But the throngs were on the same path. We were shuffled and shushed and pushed to finally see inside the stunning Sistine Chapel. “SILENZIA!” shouted security personnel through megaphones. There was no accommodation for taking your time and truly experiencing the masterpiece. We were definitely being herded. It was so unsettling that my teen son completely missed Michelangelo’s iconic “Creation of Adam,” in his attempts not to step on any toes. Literally and figuratively.

  • Check European school holiday schedules and travel off-peak for best efforts at avoiding the throngs and masses.
  • Book your tickets to the Vatican Museums at the official website online, wait times can be up to 3 hours long without them.
  • Booking a tour with a Tour Guides can get you in special access, but with over 200 groups providing tours, it doesn’t eliminate the possibility of still having to wait in lines.
  • If you’re an early riser (which tells me you aren’t traveling with teens) and can afford to pay extra – there are a few exclusive options to see the chapel – check out this Fodor’s article for more information.

What we did enjoy was wandering the neighborhood near the Vatican. Check out charming Borgo Pio where even the water fountains are beautiful. Worth a stroll through and lots of options for refreshments after being bustled.


RELATED: The most charming hill town in Italy – Orvieto



While Renaissance masters and Holy Roman Sees may not have imparted the same infatuation in my children that I was hoping to influence, all was not lost. Ancient Rome rocked. Take the tour of the Colosseum, it was a family favorite for every one of us – parents to teens to tweens.

We booked the English speaking tour through the official website that included access to the underground and up to the top tier. Seeing where the animals and gladiators would have been lifted to the floor and the views from the top over the Forum were fabulous and without the crush of the crowds. So worth the extra fee.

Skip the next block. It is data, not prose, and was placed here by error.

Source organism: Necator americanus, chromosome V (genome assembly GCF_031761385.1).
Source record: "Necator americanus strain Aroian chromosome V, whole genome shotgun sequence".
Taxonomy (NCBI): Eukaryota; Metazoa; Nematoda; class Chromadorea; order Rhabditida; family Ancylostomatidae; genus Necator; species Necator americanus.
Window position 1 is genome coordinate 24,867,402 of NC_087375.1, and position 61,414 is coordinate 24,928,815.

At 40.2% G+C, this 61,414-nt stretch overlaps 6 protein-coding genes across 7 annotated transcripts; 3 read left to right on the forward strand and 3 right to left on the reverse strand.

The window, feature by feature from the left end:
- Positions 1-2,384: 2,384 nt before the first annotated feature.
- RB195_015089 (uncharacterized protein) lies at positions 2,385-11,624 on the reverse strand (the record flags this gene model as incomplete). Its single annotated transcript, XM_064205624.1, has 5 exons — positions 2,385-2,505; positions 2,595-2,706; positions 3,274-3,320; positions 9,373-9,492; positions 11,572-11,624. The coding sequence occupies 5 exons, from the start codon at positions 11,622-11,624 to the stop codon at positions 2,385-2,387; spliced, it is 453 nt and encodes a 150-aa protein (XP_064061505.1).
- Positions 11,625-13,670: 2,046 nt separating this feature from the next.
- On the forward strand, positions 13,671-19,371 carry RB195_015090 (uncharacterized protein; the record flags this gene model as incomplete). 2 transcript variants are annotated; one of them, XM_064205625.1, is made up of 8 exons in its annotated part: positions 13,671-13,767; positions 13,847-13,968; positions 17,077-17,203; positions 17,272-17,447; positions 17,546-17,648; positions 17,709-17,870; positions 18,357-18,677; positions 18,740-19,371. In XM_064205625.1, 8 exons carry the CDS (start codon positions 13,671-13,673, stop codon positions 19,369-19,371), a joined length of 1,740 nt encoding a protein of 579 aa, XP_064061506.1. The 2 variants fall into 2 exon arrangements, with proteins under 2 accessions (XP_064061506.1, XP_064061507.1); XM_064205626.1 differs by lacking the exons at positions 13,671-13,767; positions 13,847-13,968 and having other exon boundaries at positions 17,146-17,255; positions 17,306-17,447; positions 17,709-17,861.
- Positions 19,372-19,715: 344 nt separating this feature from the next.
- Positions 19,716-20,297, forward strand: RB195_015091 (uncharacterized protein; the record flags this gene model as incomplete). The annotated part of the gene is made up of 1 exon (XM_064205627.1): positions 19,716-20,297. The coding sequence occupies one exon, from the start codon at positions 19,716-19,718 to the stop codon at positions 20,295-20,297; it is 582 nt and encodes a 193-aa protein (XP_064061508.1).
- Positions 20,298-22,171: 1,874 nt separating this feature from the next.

Adults | € 12.00
Children under 18 | Free
Students 18-25 | € 7.50

Adults | € 11.00 ( € 9.00 Tour + € 2.00 Reservation Fee)
Children under 12 | Free
Students 18-25 | € 9.00 ( € 7.00 Tour + € 2.00 Reservation Fee)

  • Tour ticket prices are in addition to the base entrance fee to get in the monument itself. You must purchase both separately.
  • Ticket price includes entrance to Colosseum, Roman Forum, Palatine and all current exhibitions. It is valid for 2 days.
  • Tour dates will become available online every third Monday of the month for the following month. Make note of your travel dates to get the best slots for your travelers.
  • If you can convince your troop to rise earlier, the better. Good luck those traveling with teens.

NOTE: It is strictly forbidden to enter the Colosseum with backpacks, handbags or any other luggage because of safety precautions. Even people with reservations are requested to arrive at the ticket office 30 minutes prior to tour times.



There are so many wonderful corners and alleyways and lanes to explore in Rome. Let your feet find the way. We would head towards an attraction, but not set the path. Downloading maps to your smartphone before you leave the comfort of your wifi helps. Let the teens lead. They will be hard pressed to put down their tech anyway. Get us to Piazza Navona. But first, let’s go down this beautiful street and look for gelato. Gelato always motivates.


Rome is the city of echoes, the city of illusions, and the city of yearning.” 
– Giotto di Bondone, Italian Renaissance Painter¹


One of my favorite buildings in the whole world, the Pantheon was a surprisingly quieter affair. Free to enter and not smacked with gobs of people. Set on a square much too small for its size, the Pantheon surprises you once you find it. Step inside and look up at the oculus, a 7 meter round hole in the center of the ceiling. Once a temple to all the Roman Gods, the oculus served as the link between the humans below and the deities above. Sometimes rain falls through, but don’t worry the floors are sloped to a drain in the middle.